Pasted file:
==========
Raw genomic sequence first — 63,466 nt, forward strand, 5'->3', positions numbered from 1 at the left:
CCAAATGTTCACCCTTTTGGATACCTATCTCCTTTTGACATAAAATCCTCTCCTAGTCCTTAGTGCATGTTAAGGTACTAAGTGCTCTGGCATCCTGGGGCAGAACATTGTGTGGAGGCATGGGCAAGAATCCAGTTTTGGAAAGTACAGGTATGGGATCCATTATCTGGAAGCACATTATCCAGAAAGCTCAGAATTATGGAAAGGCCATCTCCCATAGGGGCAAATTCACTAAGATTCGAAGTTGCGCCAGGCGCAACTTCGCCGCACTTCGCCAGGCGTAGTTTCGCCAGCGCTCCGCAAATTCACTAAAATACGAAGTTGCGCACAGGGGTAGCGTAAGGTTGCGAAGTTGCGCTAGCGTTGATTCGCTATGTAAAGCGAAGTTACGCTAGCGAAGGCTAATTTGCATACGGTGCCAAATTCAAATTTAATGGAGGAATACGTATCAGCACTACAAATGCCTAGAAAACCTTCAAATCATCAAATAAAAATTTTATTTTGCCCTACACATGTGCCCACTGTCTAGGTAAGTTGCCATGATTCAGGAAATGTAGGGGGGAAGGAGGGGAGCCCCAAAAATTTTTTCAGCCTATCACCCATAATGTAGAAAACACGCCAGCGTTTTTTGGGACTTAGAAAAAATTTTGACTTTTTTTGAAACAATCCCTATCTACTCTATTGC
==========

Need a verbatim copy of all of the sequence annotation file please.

Raw genomic sequence first — 63,466 nt, forward strand, 5'->3', positions numbered from 1 at the left:
CCAAATGTTCACCCTTTTGGATACCTATCTCCTTTTGACATAAAATCCTCTCCTAGTCCTTAGTGCATGTTAAGGTACTAAGTGCTCTGGCATCCTGGGGCAGAACATTGTGTGGAGGCATGGGCAAGAATCCAGTTTTGGAAAGTACAGGTATGGGATCCATTATCTGGAAGCACATTATCCAGAAAGCTCAGAATTATGGAAAGGCCATCTCCCATAGGGGCAAATTCACTAAGATTCGAAGTTGCGCCAGGCGCAACTTCGCCGCACTTCGCCAGGCGTAGTTTCGCCAGCGCTCCGCAAATTCACTAAAATACGAAGTTGCGCACAGGGGTAGCGTAAGGTTGCGAAGTTGCGCTAGCGTTGATTCGCTATGTAAAGCGAAGTTACGCTAGCGAAGGCTAATTTGCATACGGTGCCAAATTCAAATTTAATGGAGGAATACGTATCAGCACTACAAATGCCTAGAAAACCTTCAAATCATCAAATAAAAATTTTATTTTGCCCTACACATGTGCCCACTGTCTAGGTAAGTTGCCATGATTCAGGAAATGTAGGGGGGAAGGAGGGGAGCCCCAAAAATTTTTTCAGCCTATCACCCATAATGTAGAAAACACGCCAGCGTTTTTTGGGACTTAGAAAAAATTTTGACTTTTTTTGAAACAATCCCTATCTACTCTATTGC